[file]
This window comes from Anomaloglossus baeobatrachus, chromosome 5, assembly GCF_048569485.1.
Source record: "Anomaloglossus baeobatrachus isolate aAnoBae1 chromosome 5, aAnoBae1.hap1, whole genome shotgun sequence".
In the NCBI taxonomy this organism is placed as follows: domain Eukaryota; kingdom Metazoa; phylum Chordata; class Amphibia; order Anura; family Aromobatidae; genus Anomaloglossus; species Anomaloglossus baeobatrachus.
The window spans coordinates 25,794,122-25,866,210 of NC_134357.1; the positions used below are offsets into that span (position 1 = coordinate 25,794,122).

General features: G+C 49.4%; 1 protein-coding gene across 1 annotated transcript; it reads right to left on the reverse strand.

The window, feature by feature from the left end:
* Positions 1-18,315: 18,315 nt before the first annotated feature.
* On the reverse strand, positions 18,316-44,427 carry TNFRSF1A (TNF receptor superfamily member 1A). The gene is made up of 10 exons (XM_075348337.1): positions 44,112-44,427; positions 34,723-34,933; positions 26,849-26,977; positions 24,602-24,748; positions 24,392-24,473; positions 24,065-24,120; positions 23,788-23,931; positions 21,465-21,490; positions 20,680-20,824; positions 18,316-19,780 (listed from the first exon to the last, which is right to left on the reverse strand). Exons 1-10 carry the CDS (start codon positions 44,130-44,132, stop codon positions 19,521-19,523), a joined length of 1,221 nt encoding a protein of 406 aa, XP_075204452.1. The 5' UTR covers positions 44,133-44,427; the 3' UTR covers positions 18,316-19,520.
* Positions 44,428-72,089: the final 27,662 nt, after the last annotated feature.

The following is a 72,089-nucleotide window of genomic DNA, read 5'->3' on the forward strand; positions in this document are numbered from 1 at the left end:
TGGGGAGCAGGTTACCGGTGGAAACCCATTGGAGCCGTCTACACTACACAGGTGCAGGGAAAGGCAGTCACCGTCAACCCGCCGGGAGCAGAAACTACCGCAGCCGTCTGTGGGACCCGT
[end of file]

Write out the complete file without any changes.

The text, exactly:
This window comes from Anomaloglossus baeobatrachus, chromosome 5, assembly GCF_048569485.1.
Source record: "Anomaloglossus baeobatrachus isolate aAnoBae1 chromosome 5, aAnoBae1.hap1, whole genome shotgun sequence".
In the NCBI taxonomy this organism is placed as follows: domain Eukaryota; kingdom Metazoa; phylum Chordata; class Amphibia; order Anura; family Aromobatidae; genus Anomaloglossus; species Anomaloglossus baeobatrachus.
The window spans coordinates 25,794,122-25,866,210 of NC_134357.1; the positions used below are offsets into that span (position 1 = coordinate 25,794,122).

General features: G+C 49.4%; 1 protein-coding gene across 1 annotated transcript; it reads right to left on the reverse strand.

The window, feature by feature from the left end:
* Positions 1-18,315: 18,315 nt before the first annotated feature.
* On the reverse strand, positions 18,316-44,427 carry TNFRSF1A (TNF receptor superfamily member 1A). The gene is made up of 10 exons (XM_075348337.1): positions 44,112-44,427; positions 34,723-34,933; positions 26,849-26,977; positions 24,602-24,748; positions 24,392-24,473; positions 24,065-24,120; positions 23,788-23,931; positions 21,465-21,490; positions 20,680-20,824; positions 18,316-19,780 (listed from the first exon to the last, which is right to left on the reverse strand). Exons 1-10 carry the CDS (start codon positions 44,130-44,132, stop codon positions 19,521-19,523), a joined length of 1,221 nt encoding a protein of 406 aa, XP_075204452.1. The 5' UTR covers positions 44,133-44,427; the 3' UTR covers positions 18,316-19,520.
* Positions 44,428-72,089: the final 27,662 nt, after the last annotated feature.

The following is a 72,089-nucleotide window of genomic DNA, read 5'->3' on the forward strand; positions in this document are numbered from 1 at the left end:
TGGGGAGCAGGTTACCGGTGGAAACCCATTGGAGCCGTCTACACTACACAGGTGCAGGGAAAGGCAGTCACCGTCAACCCGCCGGGAGCAGAAACTACCGCAGCCGTCTGTGGGACCCGT